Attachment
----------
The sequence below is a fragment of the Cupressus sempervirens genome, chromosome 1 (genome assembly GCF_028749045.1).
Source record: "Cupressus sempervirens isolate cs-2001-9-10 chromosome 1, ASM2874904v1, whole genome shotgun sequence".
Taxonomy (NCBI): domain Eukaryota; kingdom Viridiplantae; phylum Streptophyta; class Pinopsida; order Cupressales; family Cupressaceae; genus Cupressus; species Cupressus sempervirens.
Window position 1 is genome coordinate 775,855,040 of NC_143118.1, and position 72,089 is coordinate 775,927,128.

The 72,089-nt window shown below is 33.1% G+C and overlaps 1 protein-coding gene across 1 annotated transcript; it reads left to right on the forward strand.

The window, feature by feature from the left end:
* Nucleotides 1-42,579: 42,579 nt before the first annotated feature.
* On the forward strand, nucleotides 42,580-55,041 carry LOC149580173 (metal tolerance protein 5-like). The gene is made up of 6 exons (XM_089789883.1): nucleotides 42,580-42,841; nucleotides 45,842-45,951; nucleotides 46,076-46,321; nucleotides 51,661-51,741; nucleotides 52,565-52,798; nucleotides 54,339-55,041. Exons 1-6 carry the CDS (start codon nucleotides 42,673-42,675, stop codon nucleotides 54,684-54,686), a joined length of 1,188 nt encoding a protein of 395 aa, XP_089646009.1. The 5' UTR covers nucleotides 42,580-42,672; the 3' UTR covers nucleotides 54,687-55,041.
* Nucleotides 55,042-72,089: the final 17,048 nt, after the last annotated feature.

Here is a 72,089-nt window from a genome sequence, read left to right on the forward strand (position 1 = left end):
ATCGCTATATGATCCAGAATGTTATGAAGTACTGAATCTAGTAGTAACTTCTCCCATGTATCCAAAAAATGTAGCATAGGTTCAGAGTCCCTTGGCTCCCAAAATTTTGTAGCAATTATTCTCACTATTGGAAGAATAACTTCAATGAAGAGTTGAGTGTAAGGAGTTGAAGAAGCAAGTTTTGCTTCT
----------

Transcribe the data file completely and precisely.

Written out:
The sequence below is a fragment of the Cupressus sempervirens genome, chromosome 1 (genome assembly GCF_028749045.1).
Source record: "Cupressus sempervirens isolate cs-2001-9-10 chromosome 1, ASM2874904v1, whole genome shotgun sequence".
Taxonomy (NCBI): domain Eukaryota; kingdom Viridiplantae; phylum Streptophyta; class Pinopsida; order Cupressales; family Cupressaceae; genus Cupressus; species Cupressus sempervirens.
Window position 1 is genome coordinate 775,855,040 of NC_143118.1, and position 72,089 is coordinate 775,927,128.

The 72,089-nt window shown below is 33.1% G+C and overlaps 1 protein-coding gene across 1 annotated transcript; it reads left to right on the forward strand.

The window, feature by feature from the left end:
* Nucleotides 1-42,579: 42,579 nt before the first annotated feature.
* On the forward strand, nucleotides 42,580-55,041 carry LOC149580173 (metal tolerance protein 5-like). The gene is made up of 6 exons (XM_089789883.1): nucleotides 42,580-42,841; nucleotides 45,842-45,951; nucleotides 46,076-46,321; nucleotides 51,661-51,741; nucleotides 52,565-52,798; nucleotides 54,339-55,041. Exons 1-6 carry the CDS (start codon nucleotides 42,673-42,675, stop codon nucleotides 54,684-54,686), a joined length of 1,188 nt encoding a protein of 395 aa, XP_089646009.1. The 5' UTR covers nucleotides 42,580-42,672; the 3' UTR covers nucleotides 54,687-55,041.
* Nucleotides 55,042-72,089: the final 17,048 nt, after the last annotated feature.

Here is a 72,089-nt window from a genome sequence, read left to right on the forward strand (position 1 = left end):
ATCGCTATATGATCCAGAATGTTATGAAGTACTGAATCTAGTAGTAACTTCTCCCATGTATCCAAAAAATGTAGCATAGGTTCAGAGTCCCTTGGCTCCCAAAATTTTGTAGCAATTATTCTCACTATTGGAAGAATAACTTCAATGAAGAGTTGAGTGTAAGGAGTTGAAGAAGCAAGTTTTGCTTCT